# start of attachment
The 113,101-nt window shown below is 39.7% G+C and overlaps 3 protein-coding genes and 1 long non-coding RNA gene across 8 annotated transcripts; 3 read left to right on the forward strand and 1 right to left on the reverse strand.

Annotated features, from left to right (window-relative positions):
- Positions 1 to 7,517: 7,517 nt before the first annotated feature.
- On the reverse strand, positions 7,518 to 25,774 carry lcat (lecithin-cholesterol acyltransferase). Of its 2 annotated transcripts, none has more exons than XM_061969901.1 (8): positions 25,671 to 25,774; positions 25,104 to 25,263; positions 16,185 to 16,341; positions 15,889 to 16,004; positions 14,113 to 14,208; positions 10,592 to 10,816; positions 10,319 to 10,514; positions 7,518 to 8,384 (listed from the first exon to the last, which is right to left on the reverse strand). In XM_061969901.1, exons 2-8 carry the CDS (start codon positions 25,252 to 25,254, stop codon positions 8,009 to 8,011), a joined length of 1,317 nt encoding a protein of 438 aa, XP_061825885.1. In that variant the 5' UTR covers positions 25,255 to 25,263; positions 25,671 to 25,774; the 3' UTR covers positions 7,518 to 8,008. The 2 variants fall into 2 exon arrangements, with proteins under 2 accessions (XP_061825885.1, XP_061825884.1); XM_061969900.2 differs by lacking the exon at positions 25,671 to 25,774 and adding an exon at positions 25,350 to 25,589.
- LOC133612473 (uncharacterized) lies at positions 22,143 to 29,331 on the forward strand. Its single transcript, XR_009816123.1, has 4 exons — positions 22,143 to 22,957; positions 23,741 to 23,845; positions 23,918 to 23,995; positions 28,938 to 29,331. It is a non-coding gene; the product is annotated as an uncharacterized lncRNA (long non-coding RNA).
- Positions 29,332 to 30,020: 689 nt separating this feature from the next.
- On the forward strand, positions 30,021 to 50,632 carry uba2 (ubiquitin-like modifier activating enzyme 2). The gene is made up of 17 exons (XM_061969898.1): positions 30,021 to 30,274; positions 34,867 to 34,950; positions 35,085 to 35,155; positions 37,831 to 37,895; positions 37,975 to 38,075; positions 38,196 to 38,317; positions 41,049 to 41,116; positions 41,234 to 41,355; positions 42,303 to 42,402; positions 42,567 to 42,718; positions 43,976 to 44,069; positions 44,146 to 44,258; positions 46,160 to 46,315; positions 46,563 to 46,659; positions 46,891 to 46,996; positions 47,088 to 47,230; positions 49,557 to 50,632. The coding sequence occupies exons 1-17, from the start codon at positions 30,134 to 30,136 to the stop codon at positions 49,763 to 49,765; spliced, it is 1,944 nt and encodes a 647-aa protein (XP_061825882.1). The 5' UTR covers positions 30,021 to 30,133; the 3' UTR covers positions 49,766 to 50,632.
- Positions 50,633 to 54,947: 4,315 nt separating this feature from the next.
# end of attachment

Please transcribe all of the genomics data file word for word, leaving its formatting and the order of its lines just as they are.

The 113,101-nt window shown below is 39.7% G+C and overlaps 3 protein-coding genes and 1 long non-coding RNA gene across 8 annotated transcripts; 3 read left to right on the forward strand and 1 right to left on the reverse strand.

Annotated features, from left to right (window-relative positions):
- Positions 1 to 7,517: 7,517 nt before the first annotated feature.
- On the reverse strand, positions 7,518 to 25,774 carry lcat (lecithin-cholesterol acyltransferase). Of its 2 annotated transcripts, none has more exons than XM_061969901.1 (8): positions 25,671 to 25,774; positions 25,104 to 25,263; positions 16,185 to 16,341; positions 15,889 to 16,004; positions 14,113 to 14,208; positions 10,592 to 10,816; positions 10,319 to 10,514; positions 7,518 to 8,384 (listed from the first exon to the last, which is right to left on the reverse strand). In XM_061969901.1, exons 2-8 carry the CDS (start codon positions 25,252 to 25,254, stop codon positions 8,009 to 8,011), a joined length of 1,317 nt encoding a protein of 438 aa, XP_061825885.1. In that variant the 5' UTR covers positions 25,255 to 25,263; positions 25,671 to 25,774; the 3' UTR covers positions 7,518 to 8,008. The 2 variants fall into 2 exon arrangements, with proteins under 2 accessions (XP_061825885.1, XP_061825884.1); XM_061969900.2 differs by lacking the exon at positions 25,671 to 25,774 and adding an exon at positions 25,350 to 25,589.
- LOC133612473 (uncharacterized) lies at positions 22,143 to 29,331 on the forward strand. Its single transcript, XR_009816123.1, has 4 exons — positions 22,143 to 22,957; positions 23,741 to 23,845; positions 23,918 to 23,995; positions 28,938 to 29,331. It is a non-coding gene; the product is annotated as an uncharacterized lncRNA (long non-coding RNA).
- Positions 29,332 to 30,020: 689 nt separating this feature from the next.
- On the forward strand, positions 30,021 to 50,632 carry uba2 (ubiquitin-like modifier activating enzyme 2). The gene is made up of 17 exons (XM_061969898.1): positions 30,021 to 30,274; positions 34,867 to 34,950; positions 35,085 to 35,155; positions 37,831 to 37,895; positions 37,975 to 38,075; positions 38,196 to 38,317; positions 41,049 to 41,116; positions 41,234 to 41,355; positions 42,303 to 42,402; positions 42,567 to 42,718; positions 43,976 to 44,069; positions 44,146 to 44,258; positions 46,160 to 46,315; positions 46,563 to 46,659; positions 46,891 to 46,996; positions 47,088 to 47,230; positions 49,557 to 50,632. The coding sequence occupies exons 1-17, from the start codon at positions 30,134 to 30,136 to the stop codon at positions 49,763 to 49,765; spliced, it is 1,944 nt and encodes a 647-aa protein (XP_061825882.1). The 5' UTR covers positions 30,021 to 30,133; the 3' UTR covers positions 49,766 to 50,632.
- Positions 50,633 to 54,947: 4,315 nt separating this feature from the next.